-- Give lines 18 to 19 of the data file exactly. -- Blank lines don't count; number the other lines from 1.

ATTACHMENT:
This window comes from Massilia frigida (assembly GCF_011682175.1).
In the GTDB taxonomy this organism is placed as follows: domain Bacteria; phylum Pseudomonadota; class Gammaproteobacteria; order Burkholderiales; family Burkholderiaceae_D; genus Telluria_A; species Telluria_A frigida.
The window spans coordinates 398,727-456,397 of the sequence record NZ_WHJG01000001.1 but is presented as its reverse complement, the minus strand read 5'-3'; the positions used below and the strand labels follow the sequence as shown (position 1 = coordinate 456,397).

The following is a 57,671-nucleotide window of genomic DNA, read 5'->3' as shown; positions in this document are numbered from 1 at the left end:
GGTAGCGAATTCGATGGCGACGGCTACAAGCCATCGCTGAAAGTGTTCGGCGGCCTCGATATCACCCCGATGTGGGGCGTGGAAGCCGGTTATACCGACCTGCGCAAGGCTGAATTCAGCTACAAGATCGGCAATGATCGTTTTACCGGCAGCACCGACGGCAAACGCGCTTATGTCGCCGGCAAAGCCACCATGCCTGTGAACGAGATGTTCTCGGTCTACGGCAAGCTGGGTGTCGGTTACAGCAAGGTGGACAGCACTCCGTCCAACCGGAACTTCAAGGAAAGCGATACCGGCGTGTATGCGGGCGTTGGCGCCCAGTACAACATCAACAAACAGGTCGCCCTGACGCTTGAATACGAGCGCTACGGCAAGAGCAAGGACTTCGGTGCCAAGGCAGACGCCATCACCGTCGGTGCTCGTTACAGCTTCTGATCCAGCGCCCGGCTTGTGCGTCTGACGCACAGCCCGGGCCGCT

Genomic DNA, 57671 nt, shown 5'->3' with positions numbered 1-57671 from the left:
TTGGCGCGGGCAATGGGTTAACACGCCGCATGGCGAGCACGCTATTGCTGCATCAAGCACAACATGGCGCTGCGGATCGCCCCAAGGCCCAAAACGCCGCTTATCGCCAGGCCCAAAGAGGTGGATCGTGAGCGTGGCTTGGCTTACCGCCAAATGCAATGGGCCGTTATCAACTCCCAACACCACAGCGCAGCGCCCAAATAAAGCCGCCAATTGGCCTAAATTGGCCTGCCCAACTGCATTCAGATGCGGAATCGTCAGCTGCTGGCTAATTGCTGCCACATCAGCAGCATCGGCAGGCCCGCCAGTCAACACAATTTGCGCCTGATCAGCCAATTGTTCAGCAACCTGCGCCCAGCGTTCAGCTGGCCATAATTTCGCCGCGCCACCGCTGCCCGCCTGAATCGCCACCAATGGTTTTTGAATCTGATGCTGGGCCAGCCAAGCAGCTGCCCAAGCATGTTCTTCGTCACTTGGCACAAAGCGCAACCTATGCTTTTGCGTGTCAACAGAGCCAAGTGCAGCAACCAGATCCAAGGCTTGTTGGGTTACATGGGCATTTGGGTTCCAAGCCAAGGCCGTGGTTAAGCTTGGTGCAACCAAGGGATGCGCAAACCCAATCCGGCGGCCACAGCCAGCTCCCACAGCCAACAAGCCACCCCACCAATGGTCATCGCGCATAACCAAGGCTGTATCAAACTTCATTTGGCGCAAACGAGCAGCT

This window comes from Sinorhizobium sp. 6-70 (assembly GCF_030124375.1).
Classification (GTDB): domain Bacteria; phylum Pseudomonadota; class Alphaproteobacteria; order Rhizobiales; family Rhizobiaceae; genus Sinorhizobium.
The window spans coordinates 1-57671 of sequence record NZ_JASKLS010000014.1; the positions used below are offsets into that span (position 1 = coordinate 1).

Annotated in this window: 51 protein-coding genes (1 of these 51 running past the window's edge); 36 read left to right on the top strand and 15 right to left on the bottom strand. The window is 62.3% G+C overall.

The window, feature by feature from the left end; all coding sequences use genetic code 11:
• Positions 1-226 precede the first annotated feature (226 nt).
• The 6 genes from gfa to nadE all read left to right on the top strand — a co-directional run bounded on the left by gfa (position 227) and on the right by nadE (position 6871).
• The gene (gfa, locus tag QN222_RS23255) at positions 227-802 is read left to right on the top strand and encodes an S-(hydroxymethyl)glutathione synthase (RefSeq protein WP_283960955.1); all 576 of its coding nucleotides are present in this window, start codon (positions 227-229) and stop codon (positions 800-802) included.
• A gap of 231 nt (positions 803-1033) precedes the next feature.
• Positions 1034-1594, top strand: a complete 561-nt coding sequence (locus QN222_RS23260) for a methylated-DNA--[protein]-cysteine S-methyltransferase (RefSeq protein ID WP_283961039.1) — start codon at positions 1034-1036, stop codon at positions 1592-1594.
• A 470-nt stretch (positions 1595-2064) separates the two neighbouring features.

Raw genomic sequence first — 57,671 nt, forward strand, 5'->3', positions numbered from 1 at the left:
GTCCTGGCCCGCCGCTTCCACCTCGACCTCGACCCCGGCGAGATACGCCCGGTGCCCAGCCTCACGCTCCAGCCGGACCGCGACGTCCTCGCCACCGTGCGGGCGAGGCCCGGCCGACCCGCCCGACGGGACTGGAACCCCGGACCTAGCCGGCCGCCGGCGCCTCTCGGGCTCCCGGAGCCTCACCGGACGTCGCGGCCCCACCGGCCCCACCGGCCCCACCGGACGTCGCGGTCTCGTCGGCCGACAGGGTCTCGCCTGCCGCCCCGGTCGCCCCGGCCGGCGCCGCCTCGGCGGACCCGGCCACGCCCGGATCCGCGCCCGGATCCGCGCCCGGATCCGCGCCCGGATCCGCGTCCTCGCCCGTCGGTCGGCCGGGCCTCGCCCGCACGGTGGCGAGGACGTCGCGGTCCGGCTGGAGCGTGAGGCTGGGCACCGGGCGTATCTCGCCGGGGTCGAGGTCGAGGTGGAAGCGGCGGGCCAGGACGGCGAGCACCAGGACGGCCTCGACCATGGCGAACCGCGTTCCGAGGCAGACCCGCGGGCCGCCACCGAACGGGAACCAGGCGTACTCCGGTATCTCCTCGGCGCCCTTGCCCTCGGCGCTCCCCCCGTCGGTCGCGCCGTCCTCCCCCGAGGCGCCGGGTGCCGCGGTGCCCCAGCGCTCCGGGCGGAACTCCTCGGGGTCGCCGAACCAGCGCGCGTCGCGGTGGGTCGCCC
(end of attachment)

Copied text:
• A 470-nt stretch (positions 1595-2064) separates the two neighbouring features.

Raw genomic sequence first — 57,671 nt, forward strand, 5'->3', positions numbered from 1 at the left: